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Old 10-06-2011, 12:46 PM
Evandro Giovanini
 
Default Why EDID is not trustworthy for DPI

Em Qui, 2011-10-06 às 08:21 -0400, Simo Sorce escreveu:
> On Thu, 2011-10-06 at 13:06 +0200, Nicolas Mailhot wrote:
> > Le Mer 5 octobre 2011 21:44, Simo Sorce a écrit :
> >
> > > Are you saying fonts should change on the fly when I move an app between
> > > 2 monitors that have different DPIs ?
> >
> > Unfortunately, when you get into situations with more than 150% difference in
> > pixel densities between displays (as we've been creeping towards in the last
> > decade) that's the only way to display text the user will be able to read.
> >
> > You can check it now easily, just get a run-of-the-mill full-hd 15" laptop
> > (not even a tiny netbook), a run-of-the-mill 22" or more screen (nothing
> > especially uncommon either), create an extended desktop with both screens and
> > try to set a satisfying font size. I defy you to find a setting that won't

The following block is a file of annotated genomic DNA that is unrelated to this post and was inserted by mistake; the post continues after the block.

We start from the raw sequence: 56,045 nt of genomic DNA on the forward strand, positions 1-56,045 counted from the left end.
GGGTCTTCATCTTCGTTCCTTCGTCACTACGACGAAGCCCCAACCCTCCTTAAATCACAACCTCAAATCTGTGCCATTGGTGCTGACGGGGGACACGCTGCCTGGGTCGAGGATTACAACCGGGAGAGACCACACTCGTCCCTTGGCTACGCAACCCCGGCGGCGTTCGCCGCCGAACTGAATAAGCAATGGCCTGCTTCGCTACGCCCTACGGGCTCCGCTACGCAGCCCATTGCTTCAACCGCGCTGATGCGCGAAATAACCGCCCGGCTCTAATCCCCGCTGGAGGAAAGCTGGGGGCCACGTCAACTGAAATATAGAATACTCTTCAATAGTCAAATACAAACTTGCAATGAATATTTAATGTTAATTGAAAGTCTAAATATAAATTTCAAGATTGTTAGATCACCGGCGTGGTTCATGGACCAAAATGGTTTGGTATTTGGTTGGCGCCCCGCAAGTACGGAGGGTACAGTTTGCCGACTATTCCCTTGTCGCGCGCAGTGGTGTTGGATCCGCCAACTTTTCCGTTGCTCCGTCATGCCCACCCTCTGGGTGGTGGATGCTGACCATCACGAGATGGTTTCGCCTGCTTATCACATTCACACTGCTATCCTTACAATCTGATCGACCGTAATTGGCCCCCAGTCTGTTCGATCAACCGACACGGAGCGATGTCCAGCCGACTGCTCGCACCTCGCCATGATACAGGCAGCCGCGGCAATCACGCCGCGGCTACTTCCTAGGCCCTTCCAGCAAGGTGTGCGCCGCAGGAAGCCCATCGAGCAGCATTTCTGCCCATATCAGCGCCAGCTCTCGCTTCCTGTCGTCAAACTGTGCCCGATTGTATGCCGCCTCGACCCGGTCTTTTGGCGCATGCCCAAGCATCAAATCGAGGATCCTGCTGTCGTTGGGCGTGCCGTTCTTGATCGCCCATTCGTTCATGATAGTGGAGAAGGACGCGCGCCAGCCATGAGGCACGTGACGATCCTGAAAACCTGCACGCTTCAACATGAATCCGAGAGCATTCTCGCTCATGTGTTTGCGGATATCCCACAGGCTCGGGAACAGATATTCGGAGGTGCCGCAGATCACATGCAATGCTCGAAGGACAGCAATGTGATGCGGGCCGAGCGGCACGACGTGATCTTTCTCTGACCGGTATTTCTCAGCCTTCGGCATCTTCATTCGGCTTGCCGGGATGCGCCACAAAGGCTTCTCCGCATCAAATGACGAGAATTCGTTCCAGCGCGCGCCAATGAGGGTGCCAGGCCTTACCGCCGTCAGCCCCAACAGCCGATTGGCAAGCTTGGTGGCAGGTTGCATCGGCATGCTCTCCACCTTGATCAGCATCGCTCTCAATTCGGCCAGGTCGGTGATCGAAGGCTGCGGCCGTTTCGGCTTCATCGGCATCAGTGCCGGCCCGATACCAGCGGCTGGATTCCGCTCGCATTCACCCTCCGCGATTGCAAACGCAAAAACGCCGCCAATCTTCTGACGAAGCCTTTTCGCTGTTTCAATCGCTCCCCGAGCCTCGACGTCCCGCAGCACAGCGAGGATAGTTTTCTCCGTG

> > look way too small or way too big on one of the screens. And it won't matter
> > if the user likes small or big fonts.
>
> Nicolas I am aware of the issue, but I am also aware of the technical
> difficulties in doing something like that.
> It's not possible today and I am not sure it will be in the near future.
>
> So currently the only option is to tell the user that we do not support
> multiple displays where pixel density varies by moire than 10% between
> them.
>
> I would even go as far as saying that by default gnome should refuse to
> let you join together screens of so high difference in density except we
> cannot trust the HW info apparently, so all we are left with is a bad
> user experience.
>

Please don't. I extend my 11" laptop on a 32" TV and despite poor
readability of regular fonts it still works just fine for what I need -
movie playback, photo viewing, PDF presentations, etc.

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Old 10-06-2011, 01:37 PM
Matthew Garrett
 
Default Why EDID is not trustworthy for DPI

On Thu, Oct 06, 2011 at 01:13:21PM +0200, Nicolas Mailhot wrote:
>
> Le Mer 5 octobre 2011 23:35, Matthew Garrett a écrit :
>
> > This... works badly. Really. Open gimp and add some text. Now double the
> > size of the font. Save the image and open it in image viewer, and zoom
> > out so the text is half the size. It doesn't look the same as your